Highlights from the Pathe Records Catalog (August 1916)

From the Bill Bryant papers at Mainspring Press. Note the issue by Rector’s New York Dance Orchestra (Leopold Kohls, director), which is missing from American Dance Bands on Records and Film. A bit of trivia for the organ fans out there, from a page not pictured: Pathé’s “exclusive” studio organ was a Mason & Hamlin (a popular line of reed organs), model not mentioned.


The Playlist • Annette Hanshaw (1927–1930)




New York: September 1927
Perfect 12372 (mx. 107766 – )
Various works cite an undocumented recording date of September 8.



New York: May 5, 1930
Velvet Tone 2155-V (mx. W 150388 – 3)


ANNETTE HANSHAW (as Dot Dare): Is There Anything Wrong in That?

New York: November 22, 1928
Diva 2792-V (mx. W 147483 – 3)


ANNETTE HANSHAW (as Patsy Young): I Want To Be Bad

New York: March 14, 1929
Velvet Tone 1878-V (mx. W 148077 – 2)


ANNETTE HANSHAW: I Think You’ll Like It

New York: October 28, 1929
Mx. W 149196 – 2
From a c. 1960s custom vinyl pressing of the original stamper.


No accompanying personnel are listed in the company files for any of these sessions, although experienced collectors will readily recognize Joe Venuti, Eddie Lang, Frank Signorelli, Benny Goodman, and others on various sides. Speculative personnel, based on aural evidence, can be found in our free download of Brian Rust’s Jazz & Ragtime Records (Personal-Use Edition, 1917–1934).

Now in Stock: The Pathé – Perfect Discography, Vol. 2 (Dance Series, 1922–1930)

Volume 2 of The Pathé–Perfect Discography has just arrived. It covers the Dance Series, which ran the gamut from house-orchestra throwaways to some fine hot dance bands and outright jazz.

cover-pathev2-x370Special attention has been paid to the joint Pathé–Cameo–ARC issues. The Record Research group (Walter C. Allen, Len Kunstadt, George Blacker, Carl Kendziora, Perry Armagnac, et al.) used synchronized dual turntables and careful visual inspection of the original pressings to tackle alternate takes, false (assigned) master numbers, control numbers, artist pseudonyms, and other discographical complexities that are sometimes glossed-over, guessed-at, misunderstood, or simply gotten wrong in existing works.

The group published a skeletal Perfect Dance Series listing in RR many years ago, but they intended to publish their more detailed findings in book form, so the manuscript was kept under wraps before finally being passed on to Bill Bryant, following whose death it disappeared into storage. Now recovered and newly updated and annotated by Allan Sutton, the group’s detailed findings appear in print here for the first time. The result is a much-needed fresh look at these records that cites its sources and often supplements or corrects what is found in previously published dance-band discographies.

The Record Research group’s work has been supplemented by what remains of the original primary-source documentation, including the now-lost Form 19 Cards (which a member of the group fortunately copied), the Plaza-ARC and Compo Company ledgers, the Pathé and Perfect Dealer Advance Lists, and the logs of Ed Kirkeby and other contractors and musicians who worked with Pathé.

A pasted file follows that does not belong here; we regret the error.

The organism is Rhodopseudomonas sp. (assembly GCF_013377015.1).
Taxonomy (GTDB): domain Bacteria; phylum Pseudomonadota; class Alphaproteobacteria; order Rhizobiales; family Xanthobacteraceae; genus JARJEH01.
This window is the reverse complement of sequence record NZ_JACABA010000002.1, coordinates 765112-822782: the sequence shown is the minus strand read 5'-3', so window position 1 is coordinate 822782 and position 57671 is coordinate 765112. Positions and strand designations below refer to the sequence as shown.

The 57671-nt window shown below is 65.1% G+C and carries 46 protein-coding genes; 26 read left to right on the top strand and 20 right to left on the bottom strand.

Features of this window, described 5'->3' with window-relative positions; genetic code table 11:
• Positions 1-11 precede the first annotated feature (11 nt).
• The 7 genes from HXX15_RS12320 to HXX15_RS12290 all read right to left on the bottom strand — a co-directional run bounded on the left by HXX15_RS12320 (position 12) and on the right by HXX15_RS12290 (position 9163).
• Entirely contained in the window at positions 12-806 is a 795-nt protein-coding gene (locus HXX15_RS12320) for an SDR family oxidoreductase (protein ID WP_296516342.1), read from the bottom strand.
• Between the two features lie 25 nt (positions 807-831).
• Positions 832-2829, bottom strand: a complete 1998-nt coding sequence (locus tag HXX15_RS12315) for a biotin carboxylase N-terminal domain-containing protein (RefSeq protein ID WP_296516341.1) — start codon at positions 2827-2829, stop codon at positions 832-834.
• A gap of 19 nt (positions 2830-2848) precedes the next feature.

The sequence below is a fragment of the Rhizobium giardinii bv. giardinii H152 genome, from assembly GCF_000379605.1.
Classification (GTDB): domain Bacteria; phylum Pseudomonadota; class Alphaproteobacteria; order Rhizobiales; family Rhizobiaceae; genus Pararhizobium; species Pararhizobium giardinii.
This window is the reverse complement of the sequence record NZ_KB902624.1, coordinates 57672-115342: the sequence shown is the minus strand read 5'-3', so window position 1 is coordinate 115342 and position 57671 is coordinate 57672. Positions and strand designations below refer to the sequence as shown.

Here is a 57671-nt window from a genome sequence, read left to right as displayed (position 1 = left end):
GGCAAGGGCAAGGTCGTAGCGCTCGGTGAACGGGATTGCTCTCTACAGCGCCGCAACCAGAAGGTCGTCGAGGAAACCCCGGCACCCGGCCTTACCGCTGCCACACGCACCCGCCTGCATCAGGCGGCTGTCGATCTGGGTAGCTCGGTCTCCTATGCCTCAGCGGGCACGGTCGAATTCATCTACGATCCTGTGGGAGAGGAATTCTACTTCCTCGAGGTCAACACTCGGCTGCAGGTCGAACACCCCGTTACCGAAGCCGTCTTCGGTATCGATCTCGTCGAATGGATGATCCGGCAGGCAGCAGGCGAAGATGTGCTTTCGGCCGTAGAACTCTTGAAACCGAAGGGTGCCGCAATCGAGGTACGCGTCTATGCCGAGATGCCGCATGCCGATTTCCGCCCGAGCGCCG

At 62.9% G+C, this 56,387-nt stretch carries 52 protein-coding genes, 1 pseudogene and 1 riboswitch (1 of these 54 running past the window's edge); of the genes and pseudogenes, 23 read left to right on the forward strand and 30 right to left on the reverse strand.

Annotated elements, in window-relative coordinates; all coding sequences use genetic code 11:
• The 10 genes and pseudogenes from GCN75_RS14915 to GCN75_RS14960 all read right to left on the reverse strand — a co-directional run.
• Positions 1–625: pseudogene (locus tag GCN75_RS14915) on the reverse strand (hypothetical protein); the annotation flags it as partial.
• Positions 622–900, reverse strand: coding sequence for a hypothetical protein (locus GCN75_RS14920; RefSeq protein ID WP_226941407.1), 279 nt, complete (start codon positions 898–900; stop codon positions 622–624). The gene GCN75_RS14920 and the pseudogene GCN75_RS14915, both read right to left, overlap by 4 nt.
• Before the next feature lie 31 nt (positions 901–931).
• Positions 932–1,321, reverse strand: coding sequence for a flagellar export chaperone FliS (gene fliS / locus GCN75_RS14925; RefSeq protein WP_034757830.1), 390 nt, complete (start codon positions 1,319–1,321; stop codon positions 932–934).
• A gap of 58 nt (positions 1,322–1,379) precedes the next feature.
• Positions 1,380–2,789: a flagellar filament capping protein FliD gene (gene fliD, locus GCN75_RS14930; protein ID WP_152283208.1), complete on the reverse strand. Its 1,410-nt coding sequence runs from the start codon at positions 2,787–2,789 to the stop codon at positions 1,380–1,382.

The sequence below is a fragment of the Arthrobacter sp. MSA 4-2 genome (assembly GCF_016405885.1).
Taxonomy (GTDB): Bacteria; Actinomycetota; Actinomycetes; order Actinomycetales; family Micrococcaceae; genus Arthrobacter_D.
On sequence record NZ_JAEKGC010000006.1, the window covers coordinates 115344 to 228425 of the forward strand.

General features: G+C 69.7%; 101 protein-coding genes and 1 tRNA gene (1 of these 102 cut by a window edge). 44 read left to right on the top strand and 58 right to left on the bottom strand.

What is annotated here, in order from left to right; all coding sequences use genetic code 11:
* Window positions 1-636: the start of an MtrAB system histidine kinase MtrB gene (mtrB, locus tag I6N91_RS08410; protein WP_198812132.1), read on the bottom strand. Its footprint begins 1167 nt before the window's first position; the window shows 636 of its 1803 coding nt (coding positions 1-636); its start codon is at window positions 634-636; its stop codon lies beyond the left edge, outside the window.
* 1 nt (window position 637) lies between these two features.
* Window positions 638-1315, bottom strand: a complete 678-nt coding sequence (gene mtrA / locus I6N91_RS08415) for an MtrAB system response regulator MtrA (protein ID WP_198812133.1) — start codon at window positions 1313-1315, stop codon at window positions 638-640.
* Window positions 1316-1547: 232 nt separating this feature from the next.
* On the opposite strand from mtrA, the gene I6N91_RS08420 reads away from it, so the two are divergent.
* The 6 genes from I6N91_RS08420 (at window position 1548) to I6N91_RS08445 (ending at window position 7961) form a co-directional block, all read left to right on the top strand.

You’ll find this new volume as easy-to-use as it is informative. Every record (including all corresponding releases on U.S. client and subsidiary labels) has its own line, showing the exact, verbatim label credits and all relevant markings in the wax and on and under the labels for that issue, taken from first-hand inspection of the original discs — setting a new standard for completeness, accuracy, and discographer accountability.

Also included is a detailed user’s guide explaining Pathé’s recording and dubbing processes; their use of outside studios and licensed masters, particularly their relationship with Herbert Berliner and the Compo Company; the transfer procedures and assignment of master and take numbers between themselves and the Cameo and Plaza / American Record Corporation groups (there actually was some method to the seeming madness); real takes vs. dubbing numbers vs. irrelevant superscript digits posing as take numbers; and other fine points. (An illustrated history of the American Pathé operation appears in Volume I, which released last year.)


Leo Slezak in the Pathé Studio (c. 1913)

MSP-TMW-1914_slezak-patheThe location is probably Vienna, reputedly the site of Slezak’s 1913 Pathé session. The photo was reproduced in the September 1914 Talking Machine World, just as the New York–based Pathé Frères Phonograph Company (the French company’s U.S. licensee) was preparing to unveil Pathé discs to the American public. The company had only recently begun to make its own recordings and thus had to rely heavily on imported discs, like Slezak’s, to fill the initial catalog.

The oversized cylinder master, from which the disc masters would be transcribed pantographically, can be seen at the far right. This photo (along with others taken in the American studio and in various foreign locations) contradicts the popular anecdotal tale that Pathé’s recording equipment was a jealously guarded secret, hidden behind locked doors and never to be glimpsed by performers or the public.